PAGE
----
The third step of the investigation is to develop a list of possible causes. All too often investigators stumble at this point as they rely solely on the fish-bone diagram.
In this third of a series of articles on conducting a root cause investigation, we explore a second key investment every investigator should make: assuring you have the facts! Unfortunately, investigators are often under tremendous pressure to complete the investigation and assume the information they have is entirely correct. As a result days, or weeks, are wasted going down the wrong path.
In this second of a series of articles on conducting a root cause investigation we explore a key investment every investigator should make: understanding the problem before defining a solution! Unfortunately, investigations often begin by brainstorming possible causes and prioritizing them for further analysis – leading to a trial and error approach resulting in a prolonged, expensive, and often failed investigation. With Step 1 we try to truly understand the performance problem.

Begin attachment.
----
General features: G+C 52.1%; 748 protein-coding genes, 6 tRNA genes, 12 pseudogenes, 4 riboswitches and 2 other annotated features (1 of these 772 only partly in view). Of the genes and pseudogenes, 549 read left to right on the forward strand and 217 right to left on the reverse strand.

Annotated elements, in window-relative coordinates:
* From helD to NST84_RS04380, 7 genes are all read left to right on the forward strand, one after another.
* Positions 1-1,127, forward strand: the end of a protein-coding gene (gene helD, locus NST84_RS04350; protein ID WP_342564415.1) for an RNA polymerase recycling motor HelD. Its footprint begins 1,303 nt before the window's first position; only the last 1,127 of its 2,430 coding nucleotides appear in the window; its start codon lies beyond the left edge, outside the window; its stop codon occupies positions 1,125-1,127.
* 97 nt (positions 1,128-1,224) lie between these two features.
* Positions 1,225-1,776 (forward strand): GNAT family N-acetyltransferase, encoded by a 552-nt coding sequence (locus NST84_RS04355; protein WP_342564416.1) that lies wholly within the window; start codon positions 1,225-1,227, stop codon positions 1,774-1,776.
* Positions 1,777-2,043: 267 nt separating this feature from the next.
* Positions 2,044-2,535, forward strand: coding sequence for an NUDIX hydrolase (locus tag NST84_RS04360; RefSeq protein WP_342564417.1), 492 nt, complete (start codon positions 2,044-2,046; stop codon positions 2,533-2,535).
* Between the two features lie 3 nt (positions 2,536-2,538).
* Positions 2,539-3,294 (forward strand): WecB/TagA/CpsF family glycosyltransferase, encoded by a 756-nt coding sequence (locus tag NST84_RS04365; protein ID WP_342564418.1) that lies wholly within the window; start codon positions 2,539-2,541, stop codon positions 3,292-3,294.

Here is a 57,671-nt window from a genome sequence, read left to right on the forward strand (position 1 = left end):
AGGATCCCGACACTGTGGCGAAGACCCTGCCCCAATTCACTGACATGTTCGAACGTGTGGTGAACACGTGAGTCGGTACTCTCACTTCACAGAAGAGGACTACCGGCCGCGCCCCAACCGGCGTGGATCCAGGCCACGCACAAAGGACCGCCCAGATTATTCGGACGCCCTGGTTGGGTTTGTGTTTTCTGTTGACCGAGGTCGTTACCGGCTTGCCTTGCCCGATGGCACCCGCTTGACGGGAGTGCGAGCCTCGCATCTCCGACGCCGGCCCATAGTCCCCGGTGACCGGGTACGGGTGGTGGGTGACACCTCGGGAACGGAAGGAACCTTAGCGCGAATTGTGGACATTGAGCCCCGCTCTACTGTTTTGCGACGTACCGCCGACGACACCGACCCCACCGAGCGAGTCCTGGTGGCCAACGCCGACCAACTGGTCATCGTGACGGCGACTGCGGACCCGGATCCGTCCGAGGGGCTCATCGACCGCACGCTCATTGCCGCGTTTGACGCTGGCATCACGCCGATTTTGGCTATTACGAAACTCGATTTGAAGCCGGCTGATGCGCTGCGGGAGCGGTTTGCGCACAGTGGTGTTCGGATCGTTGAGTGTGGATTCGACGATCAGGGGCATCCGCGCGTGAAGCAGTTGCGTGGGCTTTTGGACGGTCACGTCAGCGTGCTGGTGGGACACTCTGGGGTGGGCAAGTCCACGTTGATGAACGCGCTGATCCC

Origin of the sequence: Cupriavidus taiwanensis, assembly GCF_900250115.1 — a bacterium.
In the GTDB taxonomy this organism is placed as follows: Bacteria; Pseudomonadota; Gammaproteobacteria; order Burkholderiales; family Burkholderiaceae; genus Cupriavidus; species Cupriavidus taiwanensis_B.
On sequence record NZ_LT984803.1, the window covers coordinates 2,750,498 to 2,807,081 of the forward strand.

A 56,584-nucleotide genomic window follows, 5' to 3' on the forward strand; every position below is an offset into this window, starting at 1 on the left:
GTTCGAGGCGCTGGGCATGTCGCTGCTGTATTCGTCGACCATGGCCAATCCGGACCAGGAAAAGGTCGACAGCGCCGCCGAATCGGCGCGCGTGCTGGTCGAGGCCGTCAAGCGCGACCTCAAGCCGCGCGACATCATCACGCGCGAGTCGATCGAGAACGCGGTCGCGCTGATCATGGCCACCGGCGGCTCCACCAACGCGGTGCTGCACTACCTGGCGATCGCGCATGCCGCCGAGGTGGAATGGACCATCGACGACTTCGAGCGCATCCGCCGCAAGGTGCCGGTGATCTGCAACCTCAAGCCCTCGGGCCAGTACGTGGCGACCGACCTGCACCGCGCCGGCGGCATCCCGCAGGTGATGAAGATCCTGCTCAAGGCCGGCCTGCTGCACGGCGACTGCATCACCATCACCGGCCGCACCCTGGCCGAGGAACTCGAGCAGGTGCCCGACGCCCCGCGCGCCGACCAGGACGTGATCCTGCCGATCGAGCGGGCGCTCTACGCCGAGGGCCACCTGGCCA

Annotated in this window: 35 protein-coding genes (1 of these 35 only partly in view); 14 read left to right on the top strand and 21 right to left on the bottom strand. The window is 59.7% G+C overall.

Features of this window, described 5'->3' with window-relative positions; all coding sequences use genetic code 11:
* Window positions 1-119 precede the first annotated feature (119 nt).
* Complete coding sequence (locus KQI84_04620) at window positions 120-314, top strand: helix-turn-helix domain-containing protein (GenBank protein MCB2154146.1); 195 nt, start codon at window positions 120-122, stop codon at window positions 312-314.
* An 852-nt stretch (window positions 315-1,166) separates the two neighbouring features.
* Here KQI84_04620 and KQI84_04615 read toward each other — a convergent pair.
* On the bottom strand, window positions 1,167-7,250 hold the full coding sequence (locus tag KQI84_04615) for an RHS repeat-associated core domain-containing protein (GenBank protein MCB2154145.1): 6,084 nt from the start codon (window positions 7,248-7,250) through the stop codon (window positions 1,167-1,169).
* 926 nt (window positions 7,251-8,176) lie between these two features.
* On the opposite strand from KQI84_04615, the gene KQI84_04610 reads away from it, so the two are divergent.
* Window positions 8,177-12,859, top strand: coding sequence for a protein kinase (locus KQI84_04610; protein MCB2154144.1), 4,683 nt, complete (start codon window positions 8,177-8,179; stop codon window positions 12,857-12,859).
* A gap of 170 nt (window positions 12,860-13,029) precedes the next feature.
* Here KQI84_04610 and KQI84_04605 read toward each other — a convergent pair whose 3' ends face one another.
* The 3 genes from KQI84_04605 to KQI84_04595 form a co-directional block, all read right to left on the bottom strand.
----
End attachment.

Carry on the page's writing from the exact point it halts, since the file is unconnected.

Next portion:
This is the first of a series of articles on conducting a root cause investigation. The model applies to a Corrective Action/ Preventive Action or CAPA investigation, as well as any other type of investigation. In this premier article, we describe a model for conducting a science-based, systematic investigation leaving future articles to delve into more detail as the individual steps are explored, specific tools are highlighted, and example investigations are reviewed.
Not all auditing firms or auditors are created equal; in fact, there is “The Good, The Bad, and The Ugly” when it comes to auditors.
Why audit suppliers? We explain why some audits are necessary while most are not.
Injecting the CAPA programs with steroids isn’t the answer. It’s best to keep it simple.
Corrective action should never be considered a bad thing; in fact, a fully functional approach to CAPA can result in a viable tool for driving organizational change.
In this edition of Devine Guidance , Dr. D provides guidance for 21 CFR, Part 820 – Subpart – J, Corrective and Preventive Action (CAPA), specifically (820.100). A strong CAPA system will allow organizations to track quality problems to closure. CAPA is not rocket science: you identify problems and you fix problems.